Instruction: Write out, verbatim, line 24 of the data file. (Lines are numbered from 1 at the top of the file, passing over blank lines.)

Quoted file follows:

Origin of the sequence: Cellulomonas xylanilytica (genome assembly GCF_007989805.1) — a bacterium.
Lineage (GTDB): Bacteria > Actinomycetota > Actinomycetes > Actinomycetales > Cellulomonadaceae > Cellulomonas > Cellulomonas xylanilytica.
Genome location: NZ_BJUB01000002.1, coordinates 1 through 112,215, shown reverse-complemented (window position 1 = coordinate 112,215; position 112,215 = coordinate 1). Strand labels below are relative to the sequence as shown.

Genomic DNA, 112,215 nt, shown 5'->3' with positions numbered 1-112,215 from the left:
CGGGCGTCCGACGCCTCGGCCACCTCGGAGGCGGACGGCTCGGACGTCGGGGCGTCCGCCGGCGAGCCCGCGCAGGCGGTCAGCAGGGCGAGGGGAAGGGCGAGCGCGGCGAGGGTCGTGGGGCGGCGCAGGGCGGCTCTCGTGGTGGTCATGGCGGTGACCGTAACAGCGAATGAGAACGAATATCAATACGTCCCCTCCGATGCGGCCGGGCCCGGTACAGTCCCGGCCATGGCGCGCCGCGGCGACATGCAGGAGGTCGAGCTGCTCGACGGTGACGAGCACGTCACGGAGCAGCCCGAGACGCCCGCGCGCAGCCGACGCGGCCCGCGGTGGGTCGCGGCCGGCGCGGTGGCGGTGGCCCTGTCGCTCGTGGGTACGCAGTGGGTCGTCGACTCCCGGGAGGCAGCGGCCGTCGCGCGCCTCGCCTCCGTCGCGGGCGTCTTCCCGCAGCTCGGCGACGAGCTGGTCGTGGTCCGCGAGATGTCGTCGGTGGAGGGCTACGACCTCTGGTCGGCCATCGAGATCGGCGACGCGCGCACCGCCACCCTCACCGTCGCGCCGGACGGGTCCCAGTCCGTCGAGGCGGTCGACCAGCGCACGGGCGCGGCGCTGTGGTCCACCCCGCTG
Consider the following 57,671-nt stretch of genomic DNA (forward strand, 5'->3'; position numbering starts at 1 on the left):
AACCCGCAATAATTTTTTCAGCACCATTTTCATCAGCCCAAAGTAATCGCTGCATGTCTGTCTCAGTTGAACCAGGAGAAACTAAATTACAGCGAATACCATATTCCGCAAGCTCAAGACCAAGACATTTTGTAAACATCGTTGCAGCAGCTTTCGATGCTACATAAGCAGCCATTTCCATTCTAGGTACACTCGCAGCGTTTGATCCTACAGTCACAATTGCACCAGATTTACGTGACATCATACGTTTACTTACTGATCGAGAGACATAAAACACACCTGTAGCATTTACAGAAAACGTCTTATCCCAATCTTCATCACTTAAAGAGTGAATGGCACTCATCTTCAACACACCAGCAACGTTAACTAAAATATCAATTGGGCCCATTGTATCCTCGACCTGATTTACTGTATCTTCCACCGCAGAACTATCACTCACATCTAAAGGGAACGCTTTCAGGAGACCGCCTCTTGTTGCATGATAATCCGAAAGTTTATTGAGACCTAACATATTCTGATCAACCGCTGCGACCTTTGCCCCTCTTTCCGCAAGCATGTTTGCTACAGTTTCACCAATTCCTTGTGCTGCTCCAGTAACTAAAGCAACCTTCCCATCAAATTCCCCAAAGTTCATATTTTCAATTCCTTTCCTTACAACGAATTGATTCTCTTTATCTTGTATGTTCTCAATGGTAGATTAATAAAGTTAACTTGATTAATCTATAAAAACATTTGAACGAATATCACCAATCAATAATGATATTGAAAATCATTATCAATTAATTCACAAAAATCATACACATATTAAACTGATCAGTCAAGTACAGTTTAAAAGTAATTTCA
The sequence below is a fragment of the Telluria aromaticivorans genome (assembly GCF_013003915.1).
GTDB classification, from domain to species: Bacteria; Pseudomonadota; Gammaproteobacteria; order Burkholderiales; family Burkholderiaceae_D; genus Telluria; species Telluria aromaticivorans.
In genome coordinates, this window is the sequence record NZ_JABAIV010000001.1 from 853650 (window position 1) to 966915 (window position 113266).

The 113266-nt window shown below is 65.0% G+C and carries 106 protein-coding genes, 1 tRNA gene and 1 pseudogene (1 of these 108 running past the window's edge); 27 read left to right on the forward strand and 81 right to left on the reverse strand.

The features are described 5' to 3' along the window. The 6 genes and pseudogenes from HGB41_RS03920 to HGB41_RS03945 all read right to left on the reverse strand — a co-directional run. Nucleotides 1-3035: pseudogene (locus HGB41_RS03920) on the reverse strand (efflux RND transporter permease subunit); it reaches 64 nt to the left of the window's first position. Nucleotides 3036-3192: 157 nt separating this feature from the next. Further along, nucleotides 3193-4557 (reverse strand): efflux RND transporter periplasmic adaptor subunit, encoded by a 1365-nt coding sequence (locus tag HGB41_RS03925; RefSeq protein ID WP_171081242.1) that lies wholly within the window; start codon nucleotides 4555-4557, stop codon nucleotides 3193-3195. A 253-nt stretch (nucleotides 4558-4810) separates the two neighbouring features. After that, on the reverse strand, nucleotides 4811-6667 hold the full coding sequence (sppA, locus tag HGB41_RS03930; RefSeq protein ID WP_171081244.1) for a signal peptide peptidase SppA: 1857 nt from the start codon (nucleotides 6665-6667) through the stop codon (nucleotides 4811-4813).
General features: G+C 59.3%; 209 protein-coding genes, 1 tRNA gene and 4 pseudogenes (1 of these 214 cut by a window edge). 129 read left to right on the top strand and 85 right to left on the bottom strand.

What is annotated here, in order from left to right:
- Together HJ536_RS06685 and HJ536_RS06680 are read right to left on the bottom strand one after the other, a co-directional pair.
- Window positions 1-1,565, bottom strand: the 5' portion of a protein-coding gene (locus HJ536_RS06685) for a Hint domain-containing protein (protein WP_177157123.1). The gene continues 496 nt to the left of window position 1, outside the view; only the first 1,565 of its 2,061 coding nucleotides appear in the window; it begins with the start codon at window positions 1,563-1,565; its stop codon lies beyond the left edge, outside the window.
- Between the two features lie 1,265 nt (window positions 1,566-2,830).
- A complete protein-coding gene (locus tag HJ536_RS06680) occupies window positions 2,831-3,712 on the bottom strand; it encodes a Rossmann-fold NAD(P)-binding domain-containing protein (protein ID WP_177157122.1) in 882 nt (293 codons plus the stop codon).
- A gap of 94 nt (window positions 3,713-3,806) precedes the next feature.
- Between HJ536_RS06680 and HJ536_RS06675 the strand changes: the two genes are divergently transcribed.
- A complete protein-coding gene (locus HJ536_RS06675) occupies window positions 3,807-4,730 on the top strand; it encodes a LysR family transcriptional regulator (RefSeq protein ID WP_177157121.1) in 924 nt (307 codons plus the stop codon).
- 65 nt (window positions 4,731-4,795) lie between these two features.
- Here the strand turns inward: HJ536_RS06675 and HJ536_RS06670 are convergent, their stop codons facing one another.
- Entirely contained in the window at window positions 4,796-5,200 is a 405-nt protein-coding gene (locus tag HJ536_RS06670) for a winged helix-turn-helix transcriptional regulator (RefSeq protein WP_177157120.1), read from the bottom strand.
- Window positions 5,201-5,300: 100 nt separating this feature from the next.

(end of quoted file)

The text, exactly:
- Entirely contained in the window at window positions 4,796-5,200 is a 405-nt protein-coding gene (locus tag HJ536_RS06670) for a winged helix-turn-helix transcriptional regulator (RefSeq protein WP_177157120.1), read from the bottom strand.